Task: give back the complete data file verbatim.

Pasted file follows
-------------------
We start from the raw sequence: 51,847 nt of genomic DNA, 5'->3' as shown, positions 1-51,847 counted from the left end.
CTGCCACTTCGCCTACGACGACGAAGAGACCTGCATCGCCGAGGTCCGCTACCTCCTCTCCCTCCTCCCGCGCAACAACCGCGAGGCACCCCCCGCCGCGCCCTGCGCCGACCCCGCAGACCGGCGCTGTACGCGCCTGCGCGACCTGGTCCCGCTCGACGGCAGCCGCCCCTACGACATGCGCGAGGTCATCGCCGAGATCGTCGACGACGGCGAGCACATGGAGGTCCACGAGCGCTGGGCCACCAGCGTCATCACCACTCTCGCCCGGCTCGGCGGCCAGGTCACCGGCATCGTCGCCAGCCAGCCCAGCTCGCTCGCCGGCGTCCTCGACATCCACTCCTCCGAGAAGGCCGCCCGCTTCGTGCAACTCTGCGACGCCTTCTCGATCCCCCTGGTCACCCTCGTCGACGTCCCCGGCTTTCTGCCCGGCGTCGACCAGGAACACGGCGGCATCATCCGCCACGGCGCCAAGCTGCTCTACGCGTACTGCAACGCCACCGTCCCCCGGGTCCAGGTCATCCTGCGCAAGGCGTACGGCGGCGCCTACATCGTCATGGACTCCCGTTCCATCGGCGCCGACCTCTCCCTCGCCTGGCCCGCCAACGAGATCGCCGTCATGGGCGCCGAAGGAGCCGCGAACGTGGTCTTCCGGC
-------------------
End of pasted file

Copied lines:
We start from the raw sequence: 51,847 nt of genomic DNA, 5'->3' as shown, positions 1-51,847 counted from the left end.
CTGCCACTTCGCCTACGACGACGAAGAGACCTGCATCGCCGAGGTCCGCTACCTCCTCTCCCTCCTCCCGCGCAACAACCGCGAGGCACCCCCCGCCGCGCCCTGCGCCGACCCCGCAGACCGGCGCTGTACGCGCCTGCGCGACCTGGTCCCGCTCGACGGCAGCCGCCCCTACGACATGCGCGAGGTCATCGCCGAGATCGTCGACGACGGCGAGCACATGGAGGTCCACGAGCGCTGGGCCACCAGCGTCATCACCACTCTCGCCCGGCTCGGCGGCCAGGTCACCGGCATCGTCGCCAGCCAGCCCAGCTCGCTCGCCGGCGTCCTCGACATCCACTCCTCCGAGAAGGCCGCCCGCTTCGTGCAACTCTGCGACGCCTTCTCGATCCCCCTGGTCACCCTCGTCGACGTCCCCGGCTTTCTGCCCGGCGTCGACCAGGAACACGGCGGCATCATCCGCCACGGCGCCAAGCTGCTCTACGCGTACTGCAACGCCACCGTCCCCCGGGTCCAGGTCATCCTGCGCAAGGCGTACGGCGGCGCCTACATCGTCATGGACTCCCGTTCCATCGGCGCCGACCTCTCCCTCGCCTGGCCCGCCAACGAGATCGCCGTCATGGGCGCCGAAGGAGCCGCGAACGTGGTCTTCCGGC